Navigating Cuba – and Washington
As she sailed home from Cuba, our schooner recently moored with our friends at the Capital Yacht Club and hosted a small town-hall discussion, weaving stories of our winter programs with speculation on the future of American travel to Cuba.
The DC event kicked off with a welcome from Phineas Sprague, owner of the Harvey Gamage and a 22-acre shipyard in Portland – and closed with remarks by U.S. Rep. Chellie Pingree of Maine, who lauded the boat’s work in the context of changing US-Cuba policy.
Each port of call along the U.S. east coast is chosen for a specific reason, whether it’s the slavery history of Sullivan’s Island, SC or the personal perspective of Boston’s Cuban-American community. Obviously, Washington plays a unique role in any conversation about Cuba.
All agreed about the challenges of preserving Cuba’s extraordinary environmental achievements while ushering a new era of American engagement. Fundamental to Ocean Passages is mutually respectful dialogue about our shared maritime heritage with Cuba – and how that helps overcome political obstacles that have plagued relations for nearly six decades.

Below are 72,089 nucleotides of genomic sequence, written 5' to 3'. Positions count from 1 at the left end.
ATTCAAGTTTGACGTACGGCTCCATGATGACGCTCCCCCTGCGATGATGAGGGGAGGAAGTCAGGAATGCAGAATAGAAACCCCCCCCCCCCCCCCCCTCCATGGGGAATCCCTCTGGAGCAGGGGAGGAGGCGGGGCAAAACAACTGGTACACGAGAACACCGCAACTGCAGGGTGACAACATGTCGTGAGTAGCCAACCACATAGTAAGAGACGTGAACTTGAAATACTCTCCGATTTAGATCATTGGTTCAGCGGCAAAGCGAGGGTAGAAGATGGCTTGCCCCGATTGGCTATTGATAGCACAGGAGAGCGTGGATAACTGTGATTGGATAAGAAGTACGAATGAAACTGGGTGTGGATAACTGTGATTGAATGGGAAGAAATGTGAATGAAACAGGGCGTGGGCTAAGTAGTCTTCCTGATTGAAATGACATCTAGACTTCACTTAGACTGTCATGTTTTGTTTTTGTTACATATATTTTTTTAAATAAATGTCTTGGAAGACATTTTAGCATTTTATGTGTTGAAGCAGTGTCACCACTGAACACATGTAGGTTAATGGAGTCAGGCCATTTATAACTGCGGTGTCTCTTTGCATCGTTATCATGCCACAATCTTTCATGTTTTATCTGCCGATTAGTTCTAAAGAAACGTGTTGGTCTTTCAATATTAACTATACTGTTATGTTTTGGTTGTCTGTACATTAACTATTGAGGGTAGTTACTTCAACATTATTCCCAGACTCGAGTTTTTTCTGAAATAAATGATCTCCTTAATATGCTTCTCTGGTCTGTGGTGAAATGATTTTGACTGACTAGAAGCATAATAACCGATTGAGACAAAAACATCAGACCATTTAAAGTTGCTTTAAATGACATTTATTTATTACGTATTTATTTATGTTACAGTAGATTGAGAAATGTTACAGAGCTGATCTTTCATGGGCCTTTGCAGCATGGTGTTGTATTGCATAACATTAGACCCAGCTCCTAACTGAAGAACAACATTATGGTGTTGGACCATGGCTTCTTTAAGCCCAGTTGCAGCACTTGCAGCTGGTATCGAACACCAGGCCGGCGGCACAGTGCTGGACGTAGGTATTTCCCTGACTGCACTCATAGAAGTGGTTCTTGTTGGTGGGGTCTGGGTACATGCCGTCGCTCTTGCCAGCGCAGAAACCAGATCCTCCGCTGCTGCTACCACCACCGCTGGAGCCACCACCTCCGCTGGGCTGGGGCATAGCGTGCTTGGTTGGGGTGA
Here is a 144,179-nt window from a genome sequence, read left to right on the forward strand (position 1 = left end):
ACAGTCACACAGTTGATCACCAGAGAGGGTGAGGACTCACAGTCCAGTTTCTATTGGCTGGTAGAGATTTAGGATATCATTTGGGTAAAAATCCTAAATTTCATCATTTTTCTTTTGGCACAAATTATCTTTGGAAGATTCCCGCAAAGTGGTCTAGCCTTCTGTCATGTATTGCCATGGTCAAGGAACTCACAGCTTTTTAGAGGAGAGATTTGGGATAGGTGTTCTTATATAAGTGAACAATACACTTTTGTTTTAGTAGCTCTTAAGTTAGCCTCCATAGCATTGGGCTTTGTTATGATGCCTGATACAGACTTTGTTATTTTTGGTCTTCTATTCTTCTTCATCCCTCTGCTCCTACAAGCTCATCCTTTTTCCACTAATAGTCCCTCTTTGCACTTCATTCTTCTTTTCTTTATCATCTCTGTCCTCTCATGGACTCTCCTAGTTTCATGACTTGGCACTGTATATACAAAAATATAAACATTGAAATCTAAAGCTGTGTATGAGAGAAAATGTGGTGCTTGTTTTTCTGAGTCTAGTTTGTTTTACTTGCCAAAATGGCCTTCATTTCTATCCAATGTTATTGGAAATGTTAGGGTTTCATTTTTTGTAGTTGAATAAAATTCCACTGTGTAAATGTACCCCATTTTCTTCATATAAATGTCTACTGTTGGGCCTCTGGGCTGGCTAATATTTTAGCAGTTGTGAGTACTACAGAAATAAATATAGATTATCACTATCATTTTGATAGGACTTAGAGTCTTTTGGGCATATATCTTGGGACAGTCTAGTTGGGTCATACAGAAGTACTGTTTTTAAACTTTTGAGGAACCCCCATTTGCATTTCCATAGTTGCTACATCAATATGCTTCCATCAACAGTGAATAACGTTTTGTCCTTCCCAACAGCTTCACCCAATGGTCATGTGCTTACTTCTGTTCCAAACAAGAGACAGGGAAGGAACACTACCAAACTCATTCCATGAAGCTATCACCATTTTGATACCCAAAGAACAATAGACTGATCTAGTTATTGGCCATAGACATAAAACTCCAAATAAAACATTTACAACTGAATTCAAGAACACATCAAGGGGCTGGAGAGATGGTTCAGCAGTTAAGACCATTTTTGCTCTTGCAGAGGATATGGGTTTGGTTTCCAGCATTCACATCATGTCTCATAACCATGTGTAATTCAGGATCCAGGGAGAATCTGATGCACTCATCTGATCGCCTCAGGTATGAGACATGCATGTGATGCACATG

Living and learning on the ship is a life-changing adventure, but there’s more to our program than just sailing aboard a Tall Ship. Our DC gathering of Congressional and Cuban officials, Cuba scholars and marine environmental experts, together with crew and students, was another step toward mutual understanding – in our own country as well as in Cuban waters.
To keep the sea stories going, the Harvey Gamage will now call on Washington twice a year, with each Maine-Cuba passage. We look forward to her return this October for the grand opening of The Wharf – and for many years to come.
Photo credit: Jocelyn Leighton